Early in the 1980s, the United States faced an HIV/AIDS epidemic. Not much was known about the emergent virus, except the misconception that it was a “gay plague.” The original disease was called Gay-Related Immune Deficiency, but soon, as cases outside of the gay community started to sprout, the disease was referred to as Acquired Immune Deficiency Syndrome. In 1983, the Food and Drug Administration issued the first blood donor deferral policy, which prohibited men who have sex with men (MSM) from donating blood if they have had a single sexual encounter with another man any time since 1977. According to the American Red Cross, the U.S. is in a constant shortage of blood; with someone requiring a blood transfusion about every two seconds, the ban could pose an obstacle to saving more lives, not to mention that it is inherently prejudiced.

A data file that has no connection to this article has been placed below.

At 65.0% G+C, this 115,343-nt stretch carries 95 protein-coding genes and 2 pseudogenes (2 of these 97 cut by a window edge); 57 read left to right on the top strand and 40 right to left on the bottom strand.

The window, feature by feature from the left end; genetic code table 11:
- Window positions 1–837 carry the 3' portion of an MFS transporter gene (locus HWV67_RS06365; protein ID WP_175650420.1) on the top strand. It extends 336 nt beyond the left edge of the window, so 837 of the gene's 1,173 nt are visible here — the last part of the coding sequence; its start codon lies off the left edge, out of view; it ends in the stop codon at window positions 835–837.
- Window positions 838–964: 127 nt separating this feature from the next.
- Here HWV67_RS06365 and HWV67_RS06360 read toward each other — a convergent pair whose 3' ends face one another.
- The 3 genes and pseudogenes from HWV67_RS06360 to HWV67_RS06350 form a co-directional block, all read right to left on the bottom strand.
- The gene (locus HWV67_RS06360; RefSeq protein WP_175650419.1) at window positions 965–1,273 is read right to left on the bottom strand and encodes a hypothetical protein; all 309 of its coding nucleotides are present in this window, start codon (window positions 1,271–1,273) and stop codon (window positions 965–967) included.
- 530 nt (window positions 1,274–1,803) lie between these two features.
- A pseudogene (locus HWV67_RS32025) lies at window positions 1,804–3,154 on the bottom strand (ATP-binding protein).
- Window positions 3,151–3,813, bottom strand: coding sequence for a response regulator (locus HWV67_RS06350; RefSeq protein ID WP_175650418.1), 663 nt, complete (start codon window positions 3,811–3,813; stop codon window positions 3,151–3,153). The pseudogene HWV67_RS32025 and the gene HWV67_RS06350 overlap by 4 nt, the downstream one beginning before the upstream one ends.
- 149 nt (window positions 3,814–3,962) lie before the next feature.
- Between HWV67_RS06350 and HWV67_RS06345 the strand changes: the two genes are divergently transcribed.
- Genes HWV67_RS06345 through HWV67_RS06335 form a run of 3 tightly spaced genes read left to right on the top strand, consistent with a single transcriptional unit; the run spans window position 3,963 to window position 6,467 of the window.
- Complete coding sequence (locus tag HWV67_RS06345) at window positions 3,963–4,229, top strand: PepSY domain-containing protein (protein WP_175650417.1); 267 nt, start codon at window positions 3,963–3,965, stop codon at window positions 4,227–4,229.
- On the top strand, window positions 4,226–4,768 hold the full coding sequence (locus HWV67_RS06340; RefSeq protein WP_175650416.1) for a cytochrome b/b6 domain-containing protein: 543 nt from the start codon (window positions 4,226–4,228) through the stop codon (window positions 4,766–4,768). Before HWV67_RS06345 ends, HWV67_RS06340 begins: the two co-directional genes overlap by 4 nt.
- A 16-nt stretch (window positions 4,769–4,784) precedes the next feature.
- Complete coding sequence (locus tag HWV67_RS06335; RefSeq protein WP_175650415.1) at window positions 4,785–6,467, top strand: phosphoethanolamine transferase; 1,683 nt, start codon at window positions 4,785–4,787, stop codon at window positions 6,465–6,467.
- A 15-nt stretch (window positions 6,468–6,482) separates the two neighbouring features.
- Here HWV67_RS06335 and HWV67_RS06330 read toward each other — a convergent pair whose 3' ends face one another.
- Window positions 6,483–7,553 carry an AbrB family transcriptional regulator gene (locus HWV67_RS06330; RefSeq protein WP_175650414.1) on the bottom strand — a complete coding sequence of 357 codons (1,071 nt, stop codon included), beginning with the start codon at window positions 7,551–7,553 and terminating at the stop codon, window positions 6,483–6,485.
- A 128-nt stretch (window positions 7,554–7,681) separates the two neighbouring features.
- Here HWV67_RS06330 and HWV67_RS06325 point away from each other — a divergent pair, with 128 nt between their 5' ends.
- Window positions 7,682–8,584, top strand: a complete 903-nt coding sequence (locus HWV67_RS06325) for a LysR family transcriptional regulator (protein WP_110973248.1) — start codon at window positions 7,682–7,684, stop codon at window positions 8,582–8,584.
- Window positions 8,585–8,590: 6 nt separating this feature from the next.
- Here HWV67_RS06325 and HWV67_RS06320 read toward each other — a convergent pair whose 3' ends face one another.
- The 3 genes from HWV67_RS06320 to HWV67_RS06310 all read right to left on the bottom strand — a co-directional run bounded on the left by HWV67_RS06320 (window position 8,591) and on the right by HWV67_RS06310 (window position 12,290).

According to an Oct. 19 Buzzfeed article, actor Anthony Rapp revealed that actor Kevin Spacey made sexual advances on him when Rapp was only 14 years old. With Spacey’s eventual coming out as a gay man, one wonders if the homophobic bigots will commence pressing the case that LGBTQ people are a threat to children.
Throughout this year alone, the media — or, more specifically, the New York Times — has done an unprecedented job in exposing people in positions of power who turned out be concealing egregious secrets about their sexual misconduct in the workplace. The series of exposés have given the voice and courage many women, who are minorities in different working fields, have needed for such a long time already to call out their abusers.
With President Donald Trump planning to remove DACA, students need to feel safe and welcomed on campuses.
In light of Hurricane Harvey, the University could have made a greater effort to accommodate affected students.